I think it’s safe to say that we’ve all been influenced by the prevailing culture of bigger, better, faster, thinner, stronger, etc. So many “–ers”. We can be forgiven for believing that we’re meant to be on an ever-increasing-in-speed treadmill of self-improvement. The yoga industry, like so many others, has played into this, selling a gospel of happiness and peace as long as you get with the program: Learn to stand on your head to get a new perspective! Twist out the negativity! Meditate the hate away!
What feels true for me today as I sit with a challenging year behind and a fresh year ahead, is that the world will be needing us. We’ll be asked to show up in ways we can imagine and in ways we can’t imagine. And I believe we’ll need to keep reminding each other that we are needed exactly as we are. We don’t have to be better, stronger, smarter, thinner; we don’t have to be more flexible, more successful; we don’t need to have it all figured out. But we do need to show up and remember who we are.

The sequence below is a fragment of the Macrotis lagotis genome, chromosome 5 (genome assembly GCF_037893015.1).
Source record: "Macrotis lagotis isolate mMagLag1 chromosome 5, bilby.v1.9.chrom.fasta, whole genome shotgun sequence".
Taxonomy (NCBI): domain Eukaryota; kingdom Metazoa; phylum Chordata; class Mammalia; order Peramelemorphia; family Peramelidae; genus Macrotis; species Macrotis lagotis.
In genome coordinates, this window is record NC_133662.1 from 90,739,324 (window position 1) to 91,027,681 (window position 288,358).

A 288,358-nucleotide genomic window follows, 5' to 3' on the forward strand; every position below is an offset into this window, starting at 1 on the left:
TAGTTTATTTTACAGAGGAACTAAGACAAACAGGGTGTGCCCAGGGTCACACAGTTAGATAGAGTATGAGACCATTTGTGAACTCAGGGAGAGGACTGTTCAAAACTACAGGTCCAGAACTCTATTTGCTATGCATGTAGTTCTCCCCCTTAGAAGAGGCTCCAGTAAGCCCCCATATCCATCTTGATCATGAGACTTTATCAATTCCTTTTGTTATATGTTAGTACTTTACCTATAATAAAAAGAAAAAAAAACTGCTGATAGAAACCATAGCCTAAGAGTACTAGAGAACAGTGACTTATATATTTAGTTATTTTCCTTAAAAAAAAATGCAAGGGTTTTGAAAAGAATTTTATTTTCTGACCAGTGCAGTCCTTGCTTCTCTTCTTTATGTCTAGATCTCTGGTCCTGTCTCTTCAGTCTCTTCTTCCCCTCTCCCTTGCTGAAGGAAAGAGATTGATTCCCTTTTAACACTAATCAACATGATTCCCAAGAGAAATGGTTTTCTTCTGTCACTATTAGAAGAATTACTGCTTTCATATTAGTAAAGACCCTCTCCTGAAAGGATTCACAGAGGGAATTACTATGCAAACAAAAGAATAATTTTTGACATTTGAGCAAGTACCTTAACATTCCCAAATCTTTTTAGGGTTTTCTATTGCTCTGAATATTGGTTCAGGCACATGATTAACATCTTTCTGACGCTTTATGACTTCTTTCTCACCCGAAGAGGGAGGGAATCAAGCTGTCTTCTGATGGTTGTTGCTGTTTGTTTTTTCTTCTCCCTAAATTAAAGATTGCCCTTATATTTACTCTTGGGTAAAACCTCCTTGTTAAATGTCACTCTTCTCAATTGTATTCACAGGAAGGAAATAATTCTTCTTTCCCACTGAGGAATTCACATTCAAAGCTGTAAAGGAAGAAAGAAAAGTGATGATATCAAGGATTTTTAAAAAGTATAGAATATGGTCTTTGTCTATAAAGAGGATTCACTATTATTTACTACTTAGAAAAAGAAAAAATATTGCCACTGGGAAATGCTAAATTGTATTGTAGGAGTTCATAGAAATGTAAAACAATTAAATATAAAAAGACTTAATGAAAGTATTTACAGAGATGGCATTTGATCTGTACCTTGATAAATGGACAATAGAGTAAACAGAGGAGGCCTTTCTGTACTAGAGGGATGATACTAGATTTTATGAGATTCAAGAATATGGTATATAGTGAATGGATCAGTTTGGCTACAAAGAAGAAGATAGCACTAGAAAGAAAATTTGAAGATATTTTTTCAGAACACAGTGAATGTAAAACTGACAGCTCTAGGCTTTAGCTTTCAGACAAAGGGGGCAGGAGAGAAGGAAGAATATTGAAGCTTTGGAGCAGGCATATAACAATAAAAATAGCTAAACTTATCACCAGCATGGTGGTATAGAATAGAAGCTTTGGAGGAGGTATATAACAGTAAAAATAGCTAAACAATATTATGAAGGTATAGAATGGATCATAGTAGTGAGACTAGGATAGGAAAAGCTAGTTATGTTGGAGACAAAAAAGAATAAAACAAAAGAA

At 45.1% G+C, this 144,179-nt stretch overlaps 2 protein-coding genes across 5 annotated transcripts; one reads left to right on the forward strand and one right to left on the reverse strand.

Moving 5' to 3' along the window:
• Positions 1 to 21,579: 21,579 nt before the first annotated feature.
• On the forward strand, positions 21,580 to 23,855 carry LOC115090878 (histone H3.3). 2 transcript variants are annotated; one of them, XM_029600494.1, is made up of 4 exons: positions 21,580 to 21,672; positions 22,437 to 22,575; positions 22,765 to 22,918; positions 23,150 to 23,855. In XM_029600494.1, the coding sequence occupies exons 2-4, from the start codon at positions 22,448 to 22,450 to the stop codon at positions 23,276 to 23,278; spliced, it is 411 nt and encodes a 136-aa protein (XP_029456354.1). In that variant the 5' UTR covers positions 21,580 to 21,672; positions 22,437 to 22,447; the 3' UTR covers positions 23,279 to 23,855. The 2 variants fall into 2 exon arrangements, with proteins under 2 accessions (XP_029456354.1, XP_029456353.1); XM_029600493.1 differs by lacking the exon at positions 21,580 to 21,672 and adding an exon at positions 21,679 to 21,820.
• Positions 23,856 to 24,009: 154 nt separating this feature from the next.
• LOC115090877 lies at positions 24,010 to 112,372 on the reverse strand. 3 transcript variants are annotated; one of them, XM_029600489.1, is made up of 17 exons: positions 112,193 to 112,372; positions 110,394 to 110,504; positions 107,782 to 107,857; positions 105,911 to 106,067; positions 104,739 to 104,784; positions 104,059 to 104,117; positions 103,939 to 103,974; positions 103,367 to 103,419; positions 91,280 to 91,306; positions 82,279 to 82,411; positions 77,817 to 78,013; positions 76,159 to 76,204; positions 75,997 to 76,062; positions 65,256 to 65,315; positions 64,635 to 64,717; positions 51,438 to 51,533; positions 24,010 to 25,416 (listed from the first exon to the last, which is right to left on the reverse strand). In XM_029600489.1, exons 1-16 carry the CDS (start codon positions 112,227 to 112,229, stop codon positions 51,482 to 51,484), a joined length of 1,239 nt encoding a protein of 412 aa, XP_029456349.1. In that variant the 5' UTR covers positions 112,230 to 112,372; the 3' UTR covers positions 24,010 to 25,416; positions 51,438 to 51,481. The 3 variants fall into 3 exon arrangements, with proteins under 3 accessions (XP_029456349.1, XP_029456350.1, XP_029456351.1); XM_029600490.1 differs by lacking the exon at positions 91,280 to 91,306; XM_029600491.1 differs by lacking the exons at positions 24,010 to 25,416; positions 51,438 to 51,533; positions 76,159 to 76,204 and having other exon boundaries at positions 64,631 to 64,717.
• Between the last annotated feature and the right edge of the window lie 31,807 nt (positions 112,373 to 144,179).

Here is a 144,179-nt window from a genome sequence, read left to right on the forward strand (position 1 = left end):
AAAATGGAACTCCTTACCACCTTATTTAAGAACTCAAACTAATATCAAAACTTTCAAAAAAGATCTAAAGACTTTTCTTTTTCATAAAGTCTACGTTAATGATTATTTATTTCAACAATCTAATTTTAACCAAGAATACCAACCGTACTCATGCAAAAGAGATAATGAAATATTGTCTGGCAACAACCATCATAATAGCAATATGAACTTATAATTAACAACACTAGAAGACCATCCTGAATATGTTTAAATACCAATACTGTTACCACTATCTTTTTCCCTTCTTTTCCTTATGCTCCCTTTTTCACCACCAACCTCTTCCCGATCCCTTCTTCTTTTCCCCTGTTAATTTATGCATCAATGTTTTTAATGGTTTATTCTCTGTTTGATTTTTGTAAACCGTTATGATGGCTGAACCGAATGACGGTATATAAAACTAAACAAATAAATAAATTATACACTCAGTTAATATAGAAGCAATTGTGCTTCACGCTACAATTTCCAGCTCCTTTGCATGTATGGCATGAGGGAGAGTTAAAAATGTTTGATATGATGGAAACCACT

For this work of remembering who we are, community is essential. In the eyes of each other we see ourselves reflected and in the hands of each other we feel ourselves held, exactly as we are. In each other’s strengths our weaknesses are met and in each other’s wounds, we find our capacity for mutual healing. In true community, where everyone thrives, we can trust that if we listen and are willing, we will know the next steps and changes needed.
I spent the last day of 2016 in community on a day-long retreat through our friends at Source Yoga. This beautiful poem was offered and I offer it to you now.
Happy New Year to all! See you in the studio.
With immense gratitude for who you are,